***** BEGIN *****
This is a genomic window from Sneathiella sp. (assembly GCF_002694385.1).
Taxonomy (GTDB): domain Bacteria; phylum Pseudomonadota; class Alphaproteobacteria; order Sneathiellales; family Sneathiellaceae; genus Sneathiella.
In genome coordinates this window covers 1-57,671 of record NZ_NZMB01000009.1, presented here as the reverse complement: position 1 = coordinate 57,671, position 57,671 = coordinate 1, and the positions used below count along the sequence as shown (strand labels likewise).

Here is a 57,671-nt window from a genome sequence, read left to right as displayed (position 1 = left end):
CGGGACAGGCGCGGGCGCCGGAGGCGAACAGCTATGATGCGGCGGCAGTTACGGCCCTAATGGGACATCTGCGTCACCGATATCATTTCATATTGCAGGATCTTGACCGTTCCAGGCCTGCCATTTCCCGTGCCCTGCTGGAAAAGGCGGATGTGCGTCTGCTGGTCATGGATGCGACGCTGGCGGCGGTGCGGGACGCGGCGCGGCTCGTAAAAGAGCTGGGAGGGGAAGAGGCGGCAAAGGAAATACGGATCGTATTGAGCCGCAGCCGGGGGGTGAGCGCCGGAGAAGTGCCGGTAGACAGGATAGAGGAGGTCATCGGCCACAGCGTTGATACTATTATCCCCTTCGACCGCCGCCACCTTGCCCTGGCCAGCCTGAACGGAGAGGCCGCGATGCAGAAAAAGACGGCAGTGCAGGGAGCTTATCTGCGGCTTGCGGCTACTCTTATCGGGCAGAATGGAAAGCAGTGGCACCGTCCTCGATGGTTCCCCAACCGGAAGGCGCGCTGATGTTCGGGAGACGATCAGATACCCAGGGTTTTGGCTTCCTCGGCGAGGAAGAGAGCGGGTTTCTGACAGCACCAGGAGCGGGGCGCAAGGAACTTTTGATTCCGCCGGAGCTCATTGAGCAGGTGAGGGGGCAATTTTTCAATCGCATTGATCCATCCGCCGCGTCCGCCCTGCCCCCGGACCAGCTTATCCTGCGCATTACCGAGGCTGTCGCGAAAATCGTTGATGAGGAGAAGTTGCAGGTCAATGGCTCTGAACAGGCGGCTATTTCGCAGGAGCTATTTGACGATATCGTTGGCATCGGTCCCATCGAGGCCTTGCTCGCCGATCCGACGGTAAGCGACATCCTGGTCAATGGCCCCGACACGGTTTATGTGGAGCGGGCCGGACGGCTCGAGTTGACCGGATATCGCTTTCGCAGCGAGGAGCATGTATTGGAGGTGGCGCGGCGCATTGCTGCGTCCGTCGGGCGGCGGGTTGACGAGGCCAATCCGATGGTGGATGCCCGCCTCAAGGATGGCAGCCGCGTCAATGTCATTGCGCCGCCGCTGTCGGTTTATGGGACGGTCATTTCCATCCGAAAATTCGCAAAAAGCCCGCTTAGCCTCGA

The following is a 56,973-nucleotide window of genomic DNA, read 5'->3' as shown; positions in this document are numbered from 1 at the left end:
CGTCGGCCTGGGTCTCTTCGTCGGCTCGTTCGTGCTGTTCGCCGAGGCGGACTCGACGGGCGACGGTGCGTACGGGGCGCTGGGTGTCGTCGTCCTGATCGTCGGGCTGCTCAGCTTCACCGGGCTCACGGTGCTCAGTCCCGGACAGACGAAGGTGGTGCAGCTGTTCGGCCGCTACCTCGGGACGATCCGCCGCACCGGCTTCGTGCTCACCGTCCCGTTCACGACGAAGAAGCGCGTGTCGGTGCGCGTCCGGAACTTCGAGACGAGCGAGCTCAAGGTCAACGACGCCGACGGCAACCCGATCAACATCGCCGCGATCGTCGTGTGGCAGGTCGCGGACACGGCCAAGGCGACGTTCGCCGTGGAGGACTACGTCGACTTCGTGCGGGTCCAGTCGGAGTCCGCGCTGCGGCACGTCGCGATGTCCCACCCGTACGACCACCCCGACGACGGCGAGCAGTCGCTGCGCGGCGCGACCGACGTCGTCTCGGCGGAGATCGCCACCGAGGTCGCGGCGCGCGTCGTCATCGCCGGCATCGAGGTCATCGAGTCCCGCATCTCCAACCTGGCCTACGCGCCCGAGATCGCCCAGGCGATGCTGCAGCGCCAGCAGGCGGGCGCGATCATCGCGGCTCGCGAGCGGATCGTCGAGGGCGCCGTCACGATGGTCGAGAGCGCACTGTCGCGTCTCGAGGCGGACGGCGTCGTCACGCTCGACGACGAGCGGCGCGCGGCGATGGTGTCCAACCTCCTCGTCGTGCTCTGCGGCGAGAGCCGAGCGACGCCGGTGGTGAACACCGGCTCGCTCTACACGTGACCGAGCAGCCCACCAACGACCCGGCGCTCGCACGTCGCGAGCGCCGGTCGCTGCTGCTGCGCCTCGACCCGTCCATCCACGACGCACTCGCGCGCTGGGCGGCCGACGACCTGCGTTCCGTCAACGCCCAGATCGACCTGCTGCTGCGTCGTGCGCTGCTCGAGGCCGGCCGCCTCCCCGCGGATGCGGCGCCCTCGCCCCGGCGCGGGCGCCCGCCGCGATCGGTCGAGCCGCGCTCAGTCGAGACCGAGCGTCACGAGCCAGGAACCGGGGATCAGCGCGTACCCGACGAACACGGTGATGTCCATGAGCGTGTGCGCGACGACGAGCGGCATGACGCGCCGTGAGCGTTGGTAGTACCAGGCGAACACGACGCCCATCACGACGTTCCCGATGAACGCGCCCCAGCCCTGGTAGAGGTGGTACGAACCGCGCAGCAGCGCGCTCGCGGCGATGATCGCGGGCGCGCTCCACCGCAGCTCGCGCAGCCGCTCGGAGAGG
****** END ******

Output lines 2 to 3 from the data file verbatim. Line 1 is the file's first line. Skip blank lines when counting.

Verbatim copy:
Taxonomy (GTDB): domain Bacteria; phylum Pseudomonadota; class Alphaproteobacteria; order Sneathiellales; family Sneathiellaceae; genus Sneathiella.
In genome coordinates this window covers 1-57,671 of record NZ_NZMB01000009.1, presented here as the reverse complement: position 1 = coordinate 57,671, position 57,671 = coordinate 1, and the positions used below count along the sequence as shown (strand labels likewise).